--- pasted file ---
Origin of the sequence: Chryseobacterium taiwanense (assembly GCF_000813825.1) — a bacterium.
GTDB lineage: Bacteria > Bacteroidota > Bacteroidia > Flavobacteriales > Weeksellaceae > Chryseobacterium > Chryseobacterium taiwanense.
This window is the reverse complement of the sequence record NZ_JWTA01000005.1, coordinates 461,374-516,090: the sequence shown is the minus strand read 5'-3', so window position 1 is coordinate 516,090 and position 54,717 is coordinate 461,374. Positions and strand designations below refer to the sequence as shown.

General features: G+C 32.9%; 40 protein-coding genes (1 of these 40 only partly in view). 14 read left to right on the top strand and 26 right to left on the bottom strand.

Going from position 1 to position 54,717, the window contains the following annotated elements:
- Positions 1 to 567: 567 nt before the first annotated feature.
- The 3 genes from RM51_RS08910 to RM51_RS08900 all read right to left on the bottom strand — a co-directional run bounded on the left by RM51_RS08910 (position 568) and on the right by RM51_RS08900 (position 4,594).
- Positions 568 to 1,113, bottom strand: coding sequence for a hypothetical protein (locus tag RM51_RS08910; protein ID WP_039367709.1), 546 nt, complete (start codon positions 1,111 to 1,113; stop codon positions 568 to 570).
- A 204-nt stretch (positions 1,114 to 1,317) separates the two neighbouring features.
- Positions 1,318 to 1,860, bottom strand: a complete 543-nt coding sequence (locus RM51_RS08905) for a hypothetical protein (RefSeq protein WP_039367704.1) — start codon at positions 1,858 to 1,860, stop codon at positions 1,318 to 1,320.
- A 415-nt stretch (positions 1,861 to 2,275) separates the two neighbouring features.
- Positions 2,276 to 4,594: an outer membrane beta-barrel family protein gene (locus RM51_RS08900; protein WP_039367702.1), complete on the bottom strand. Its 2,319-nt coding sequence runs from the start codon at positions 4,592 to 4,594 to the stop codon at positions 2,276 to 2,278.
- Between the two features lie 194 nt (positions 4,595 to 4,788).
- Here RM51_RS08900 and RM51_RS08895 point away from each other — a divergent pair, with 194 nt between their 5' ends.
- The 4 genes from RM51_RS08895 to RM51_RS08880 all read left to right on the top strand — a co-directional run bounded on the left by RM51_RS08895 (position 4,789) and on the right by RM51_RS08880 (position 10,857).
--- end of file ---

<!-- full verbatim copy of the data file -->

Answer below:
Origin of the sequence: Chryseobacterium taiwanense (assembly GCF_000813825.1) — a bacterium.
GTDB lineage: Bacteria > Bacteroidota > Bacteroidia > Flavobacteriales > Weeksellaceae > Chryseobacterium > Chryseobacterium taiwanense.
This window is the reverse complement of the sequence record NZ_JWTA01000005.1, coordinates 461,374-516,090: the sequence shown is the minus strand read 5'-3', so window position 1 is coordinate 516,090 and position 54,717 is coordinate 461,374. Positions and strand designations below refer to the sequence as shown.

General features: G+C 32.9%; 40 protein-coding genes (1 of these 40 only partly in view). 14 read left to right on the top strand and 26 right to left on the bottom strand.

Going from position 1 to position 54,717, the window contains the following annotated elements:
- Positions 1 to 567: 567 nt before the first annotated feature.
- The 3 genes from RM51_RS08910 to RM51_RS08900 all read right to left on the bottom strand — a co-directional run bounded on the left by RM51_RS08910 (position 568) and on the right by RM51_RS08900 (position 4,594).
- Positions 568 to 1,113, bottom strand: coding sequence for a hypothetical protein (locus tag RM51_RS08910; protein ID WP_039367709.1), 546 nt, complete (start codon positions 1,111 to 1,113; stop codon positions 568 to 570).
- A 204-nt stretch (positions 1,114 to 1,317) separates the two neighbouring features.
- Positions 1,318 to 1,860, bottom strand: a complete 543-nt coding sequence (locus RM51_RS08905) for a hypothetical protein (RefSeq protein WP_039367704.1) — start codon at positions 1,858 to 1,860, stop codon at positions 1,318 to 1,320.
- A 415-nt stretch (positions 1,861 to 2,275) separates the two neighbouring features.
- Positions 2,276 to 4,594: an outer membrane beta-barrel family protein gene (locus RM51_RS08900; protein WP_039367702.1), complete on the bottom strand. Its 2,319-nt coding sequence runs from the start codon at positions 4,592 to 4,594 to the stop codon at positions 2,276 to 2,278.
- Between the two features lie 194 nt (positions 4,595 to 4,788).
- Here RM51_RS08900 and RM51_RS08895 point away from each other — a divergent pair, with 194 nt between their 5' ends.
- The 4 genes from RM51_RS08895 to RM51_RS08880 all read left to right on the top strand — a co-directional run bounded on the left by RM51_RS08895 (position 4,789) and on the right by RM51_RS08880 (position 10,857).